The Turkish Bath Experience

For those of you who don’t know, a hamam is a traditional Turkish bath. It is a highly recommended attraction in the most travel guide books, and a must for locals. Since we now lie somewhere in between, I thought it was high-time I’d try one. A week and 2 visits later, I consider myself a connoisseur (border line addict) of the Turkish bath house.


The first time I went, was to Suleymaniye hamam, near the grand bazaar – or so we were told… After finally orienting ourselves with help of several very kind locals, we finally found it (45 minutes late, and at least a mile for the actual grand bazaar, by the way). The hamam was adjacent to the Suleymaniye Mosque, as they often are built in the 1557 by the famous architect Mimar Sinan, for the Sultan Suleiman. It was one of the nicest baths of Istanbul with its domes and geometrically aligned chimneys.

The bath house is actually a Roman concept carried over when Byzantium was made a part of a Roman Province. At that time, however, one could also visit a gym, enjoy a cafe, browse though a library – all at a bathhouse! The Roman social bath house combined with the Muslim tradition of cleansing the body before prayer, or rather a manifestation of cleansing the soul through prayer. This is why traditional hamams are almost always in congruence with mosques.

That being said, this place was very traditional. Attendants were dressed in fezzes and other Turkish garb, and the interior looked like a snapshot in history. Colorful pillows scattered along the periphery of the original ‘atrium’ interior with hand carved wood changing cabins. Most hamams provide you with some optional covering, though most natives go ‘au-naturale’ and most tourists bring their own swim suits. At Suleymaniye, they provided a super fashionable complimentary his and hers matching flannel swimsuit.


The typical bath experience goes as follows… starting off on a large heated marble slab. The room is like a sauna, making it hard to breath at first. The idea is to lay on the marble and sweat out your toxins. You relax in this communal area for about 45 minutes before being called back individually to a niche of the centrally organized, dome room. Then workers continuously douse themselves in lukewarm water to stay standing in the sweltering humidity. Using exfoliating mittens they scrub your body and remove a shocking amount of dead skin, followed by a rinse in lukewarm water. Next, a pan of soapy water appears with this crazy rag-thing that I can most closely compare with a pillow case. The attendants soak in the soapy water and then open it and blow a little air into it. They then close the opening and push the air out the fabric, creating an obscene amount of foam and bubbles. Once, you are buried in this stuff, a head to toe massage takes place.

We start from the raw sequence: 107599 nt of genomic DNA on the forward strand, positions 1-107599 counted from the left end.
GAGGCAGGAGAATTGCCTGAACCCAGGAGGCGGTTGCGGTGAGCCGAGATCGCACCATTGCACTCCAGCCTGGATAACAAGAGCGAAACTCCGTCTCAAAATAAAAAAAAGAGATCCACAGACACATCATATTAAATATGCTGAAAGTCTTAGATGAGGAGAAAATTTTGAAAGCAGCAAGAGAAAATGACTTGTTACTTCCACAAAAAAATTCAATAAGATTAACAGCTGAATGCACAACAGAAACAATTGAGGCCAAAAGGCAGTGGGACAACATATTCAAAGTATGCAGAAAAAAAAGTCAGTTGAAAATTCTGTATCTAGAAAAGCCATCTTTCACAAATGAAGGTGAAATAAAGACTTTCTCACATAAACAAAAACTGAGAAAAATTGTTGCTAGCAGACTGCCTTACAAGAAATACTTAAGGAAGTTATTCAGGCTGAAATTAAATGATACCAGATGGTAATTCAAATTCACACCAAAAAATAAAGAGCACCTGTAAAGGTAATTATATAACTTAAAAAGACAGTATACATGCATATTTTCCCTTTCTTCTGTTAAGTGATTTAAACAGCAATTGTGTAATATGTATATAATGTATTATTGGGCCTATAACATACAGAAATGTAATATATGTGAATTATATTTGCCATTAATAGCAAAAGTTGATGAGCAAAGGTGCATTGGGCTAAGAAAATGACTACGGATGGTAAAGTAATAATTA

(I apologize for the googled images, but cameras aren’t allowed past the lobby for obvious reasons)

After this, you are welcomed back to the marble slab, and invited to stay as long as you would like. There’s also another room where you can sit and enjoy a çay or fresh fruit juice. In the second hamam I went to (çemberlitas), there’s also a jacuzzi and pool! Once you decide you are finished (which can be very hard to do) you are wrapped up head to toe is fresh Turkish linens and guided to the pillow-y lounge area.

I would agree that the Hamam is a must when visiting Turkey. Not only is it reasonably priced, but also its a traditional experience that is extremely well-preserved. There are more contemporary bath houses, like the other I mentioned, Cemberlitas, that can be more comfortable for the uncomfortable tourist. However, I think submersing yourself in such an ancient (foamy) tradition is thrilling and worth every kurus!

I learned from the great oracle, Rick Steves, that less than 200 years ago, a woman could reasonably demand a divorce if her husband did not finance two public bath house visits per week. This makes perfect sense to me. Why is this not still a rule?


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